Kenyan newspapers have embraced the internet and increased their sales with innovations such as sending headlines by SMS to readers. Nairobi has also become the hub of an ambitious project to digitise all sub-Saharan newspapers.
Field director of the Library of Congress Office in Nairobi, Pamela Howard-Reguindin, told the recent World Library and Information Congress in Durban that the managing editors of Kenya’s main papers, the Daily Nation and Standard “realise they must adopt new technology or fall into oblivion as has happened with some of their competitors”.
Despite limited access to the internet by Kenyans, the two dailies and a Swahili newspaper, Taifa Leo, have used online editions to increase sales of both electronic and print versions. The key to this success has been the production of “born digital” items – first on the net and then in print – as well as marketing innovations.
Text teasers and headlines are sent to SMS lists and e-mail addresses. Now the Nation Media Group is to launch a “born digital” publication, Business Daily. Deals have been struck with NewsStand and NewspaperDirect to increase sales and RSS feeds.
“Both newspaper editors report that sales of online and hardcopy issues are growing,” says Howard-Reguindin. “The Daily Nation is working on a new website Nation Digital that will include text messages via mobile phones, online news/chat rooms, RSS, and specialised services such as sports scores, stock prices, and horoscopes.”
The Standard is getting about 3 million hits a day for their website, “most from outside Kenya, but a steadily increasing number from within the country as internet access penetrates more Kenyan businesses, schools and households”.
Meanwhile, the US Library of Congress office in Nairobi is racing against time to digitise the newspapers of 29 sub-Saharan newspapers that are crumbling to dust in archives across the continent.
The project started with a “computer-based index of the articles published in the major Nairobi newspapers from 1980 onwards covering the cultural affairs of this country, mainly music, dance, theatre, literature and art”, overseen by Ruth Thomas, a noted Nairobi librarian.
“Subsequently the topics expanded to include reproductive health, law/governance affairs, and various others.
“Hundreds, if not thousands, of newspaper titles from some 29 sub-Saharan countries have already been microfilmed and dozens more are being filmed on an annual basis by the library and its office in New Delhi, India.
“In spite of this laudable work, many more newspaper titles and corresponding issues remain in our ever-growing backlog,” says Howard-Reguindin.
Ten sub-Saharan titles are being sent to the library in Washington, DC for treatment (www.loc.gov/acq/ovop/nairobi/lc_npapers.html for the list).
At the library’s office in New Delhi several cameras and camera operators are working overtime to film as much as possible of another 115 titles.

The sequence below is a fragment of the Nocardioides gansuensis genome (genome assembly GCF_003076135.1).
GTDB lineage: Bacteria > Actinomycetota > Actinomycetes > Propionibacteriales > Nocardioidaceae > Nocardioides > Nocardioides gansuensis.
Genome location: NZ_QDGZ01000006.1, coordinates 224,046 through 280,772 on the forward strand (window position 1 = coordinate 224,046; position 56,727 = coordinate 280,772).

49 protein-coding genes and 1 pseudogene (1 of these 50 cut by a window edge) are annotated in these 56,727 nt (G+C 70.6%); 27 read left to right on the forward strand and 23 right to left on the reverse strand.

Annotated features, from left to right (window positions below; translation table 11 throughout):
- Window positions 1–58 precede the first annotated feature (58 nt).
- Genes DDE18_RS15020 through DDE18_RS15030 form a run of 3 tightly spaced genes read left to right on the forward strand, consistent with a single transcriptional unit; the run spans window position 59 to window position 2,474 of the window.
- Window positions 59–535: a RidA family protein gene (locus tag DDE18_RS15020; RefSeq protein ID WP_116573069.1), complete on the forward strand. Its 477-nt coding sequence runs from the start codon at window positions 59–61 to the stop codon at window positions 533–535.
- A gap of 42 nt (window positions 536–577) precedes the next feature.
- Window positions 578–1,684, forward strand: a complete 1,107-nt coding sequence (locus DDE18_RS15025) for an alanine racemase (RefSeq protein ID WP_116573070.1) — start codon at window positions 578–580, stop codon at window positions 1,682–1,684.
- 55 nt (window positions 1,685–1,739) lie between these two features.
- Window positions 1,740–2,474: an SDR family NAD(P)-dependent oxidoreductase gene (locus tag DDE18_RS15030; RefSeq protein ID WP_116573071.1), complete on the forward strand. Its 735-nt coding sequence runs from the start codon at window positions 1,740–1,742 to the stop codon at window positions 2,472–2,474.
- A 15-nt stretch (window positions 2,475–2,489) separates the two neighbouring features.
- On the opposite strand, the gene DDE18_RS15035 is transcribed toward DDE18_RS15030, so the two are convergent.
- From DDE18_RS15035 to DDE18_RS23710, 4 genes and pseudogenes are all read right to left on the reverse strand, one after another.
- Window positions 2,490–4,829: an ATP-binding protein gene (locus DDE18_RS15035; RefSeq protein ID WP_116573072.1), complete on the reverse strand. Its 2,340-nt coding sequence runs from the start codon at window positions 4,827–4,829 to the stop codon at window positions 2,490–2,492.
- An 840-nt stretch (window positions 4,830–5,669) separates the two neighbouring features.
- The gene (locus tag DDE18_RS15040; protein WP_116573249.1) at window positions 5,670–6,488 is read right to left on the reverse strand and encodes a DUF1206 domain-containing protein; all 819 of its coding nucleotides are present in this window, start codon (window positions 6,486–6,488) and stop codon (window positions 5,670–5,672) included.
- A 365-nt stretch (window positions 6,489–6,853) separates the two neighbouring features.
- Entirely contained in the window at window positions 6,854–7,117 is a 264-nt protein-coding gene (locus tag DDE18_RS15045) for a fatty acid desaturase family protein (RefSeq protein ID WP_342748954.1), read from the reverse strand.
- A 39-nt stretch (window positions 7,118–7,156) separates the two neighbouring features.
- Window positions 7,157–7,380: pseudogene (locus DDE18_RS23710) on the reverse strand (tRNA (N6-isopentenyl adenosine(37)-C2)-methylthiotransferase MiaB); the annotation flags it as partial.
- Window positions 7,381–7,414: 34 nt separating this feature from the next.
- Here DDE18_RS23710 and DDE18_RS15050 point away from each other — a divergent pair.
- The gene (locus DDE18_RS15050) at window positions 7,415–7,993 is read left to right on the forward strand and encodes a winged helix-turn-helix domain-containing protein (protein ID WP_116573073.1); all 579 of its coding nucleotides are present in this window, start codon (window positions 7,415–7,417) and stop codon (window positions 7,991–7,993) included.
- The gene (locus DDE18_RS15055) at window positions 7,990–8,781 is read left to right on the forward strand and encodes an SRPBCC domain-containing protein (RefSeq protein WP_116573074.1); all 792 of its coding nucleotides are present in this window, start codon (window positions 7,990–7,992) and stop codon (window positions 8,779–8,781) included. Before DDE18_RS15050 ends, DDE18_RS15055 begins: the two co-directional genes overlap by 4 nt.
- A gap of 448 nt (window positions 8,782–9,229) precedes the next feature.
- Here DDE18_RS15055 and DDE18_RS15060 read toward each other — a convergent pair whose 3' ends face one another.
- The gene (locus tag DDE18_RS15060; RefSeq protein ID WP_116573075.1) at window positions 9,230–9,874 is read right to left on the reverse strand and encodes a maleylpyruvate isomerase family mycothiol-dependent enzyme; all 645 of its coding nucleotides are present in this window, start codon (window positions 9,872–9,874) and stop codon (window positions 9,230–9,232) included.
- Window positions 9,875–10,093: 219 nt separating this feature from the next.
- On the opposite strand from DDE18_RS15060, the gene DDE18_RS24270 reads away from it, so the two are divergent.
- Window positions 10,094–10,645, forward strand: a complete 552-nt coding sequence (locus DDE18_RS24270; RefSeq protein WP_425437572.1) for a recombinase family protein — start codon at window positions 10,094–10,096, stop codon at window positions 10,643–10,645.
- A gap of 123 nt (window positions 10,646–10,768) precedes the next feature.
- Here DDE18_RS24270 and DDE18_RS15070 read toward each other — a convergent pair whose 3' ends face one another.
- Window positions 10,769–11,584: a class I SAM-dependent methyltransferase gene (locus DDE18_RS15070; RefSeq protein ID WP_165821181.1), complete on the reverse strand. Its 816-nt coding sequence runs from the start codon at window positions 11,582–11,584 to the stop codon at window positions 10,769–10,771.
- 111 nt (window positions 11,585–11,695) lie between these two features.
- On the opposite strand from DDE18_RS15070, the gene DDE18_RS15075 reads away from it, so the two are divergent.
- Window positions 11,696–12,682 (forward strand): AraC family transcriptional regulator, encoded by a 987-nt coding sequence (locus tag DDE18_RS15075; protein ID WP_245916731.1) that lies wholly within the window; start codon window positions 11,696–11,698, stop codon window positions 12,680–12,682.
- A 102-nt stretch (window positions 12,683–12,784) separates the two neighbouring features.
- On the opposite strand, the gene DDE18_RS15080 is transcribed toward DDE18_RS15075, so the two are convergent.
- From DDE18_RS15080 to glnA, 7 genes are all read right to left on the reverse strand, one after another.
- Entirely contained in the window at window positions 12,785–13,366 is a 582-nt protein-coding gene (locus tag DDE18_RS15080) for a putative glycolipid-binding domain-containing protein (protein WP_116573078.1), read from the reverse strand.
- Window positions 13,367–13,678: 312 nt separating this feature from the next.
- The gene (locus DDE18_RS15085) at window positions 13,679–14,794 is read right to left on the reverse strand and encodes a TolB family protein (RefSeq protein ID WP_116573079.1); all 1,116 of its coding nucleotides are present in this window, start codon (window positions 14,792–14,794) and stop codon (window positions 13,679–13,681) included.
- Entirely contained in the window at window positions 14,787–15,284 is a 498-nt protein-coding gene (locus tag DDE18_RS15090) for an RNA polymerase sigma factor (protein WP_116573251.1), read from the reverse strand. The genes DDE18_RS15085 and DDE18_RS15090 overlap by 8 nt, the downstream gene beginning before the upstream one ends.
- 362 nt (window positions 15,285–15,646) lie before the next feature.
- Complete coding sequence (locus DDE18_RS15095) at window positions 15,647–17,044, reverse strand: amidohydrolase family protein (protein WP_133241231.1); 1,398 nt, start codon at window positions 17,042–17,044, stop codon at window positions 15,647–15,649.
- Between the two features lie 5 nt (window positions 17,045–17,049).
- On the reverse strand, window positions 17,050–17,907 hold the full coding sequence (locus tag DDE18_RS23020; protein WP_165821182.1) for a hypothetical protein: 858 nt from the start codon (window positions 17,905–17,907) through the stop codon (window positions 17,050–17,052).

“One possible role of Kenyan librarians would be to encourage the newspaper managers to offer internet access to full content of the articles free to Kenyan schools and universities.”
This “could be a role for any national African library association. Many journal publishers located in the US and Europe are now allowing internet users in developing countries to access full content of journal articles without charge”.
“If this open access could be offered to Kenya newspaper readers, the information in the daily press could strengthen efforts in governance and democratisation, literacy and responsible civic leadership,” says Howard-Reguindin.
(Source: Cape Argus)
The potential of data vending in Kenya
The poor penetration of Internet services coupled with low levels of computer literacy in Kenya are holding back the country’s emerging data vending industry.
The data vendors, who sell and distribute financial and business news, are targeting rural populations as well as Kenyans in the diaspora.
Mr Bildad Kagai , the managing director of data vending firm MediaCorp Limited, told the Business Daily that while data vending has the potential to be a major industry in the financial services sector, more needed to be done to ensure computer services reached majority of the people.
“Kenyans, especially those outside Nairobi, have been waiting eagerly for the Real Time data, but inability to access the Internet remains a big challenge,” says Mr Kagai
He said traders did not have to physically go to the bourse to get financial data, but they could do this in the comfort of their offices through the Internet. He said the highest potential for growth in data vending was in rural towns and that lack of Internet services was limiting the uptake of online financial news and data.
MediaCorp earlier this month launched its data vending services in Mombasa to increase its presence in the country.
Symon Ndirangu, the chief executive officer of Information Convergence Technologies ICT Ltd, says that with the signing of an average of 50 to 100 new users every month, most of the six data vendor currently operating in the market should break even within the next 12 months.
“Although it is taking time for many investors to appreciate the value of data, we are upbeat that revenue will pick up very soon.”
Currently, the cost of a data vending license from the NSE is valued at Sh170,000 (US$2500) while ISPs are charging about Sh50,000 per month for connection.
With an estimated Sh180,000 in other costs, data vendors are paying at least Sh400,000 a month or Sh4.8million annually to stay afloat.
Ndirangu however projects that with the developments in the ICT sector as well as the Capital Markets, the data vendors should have at least each have 10,000-20,000 customers utilizing their services. At an annual charge of Sh5000 per customers, data vendors could easily rake in Sh50 million in a year.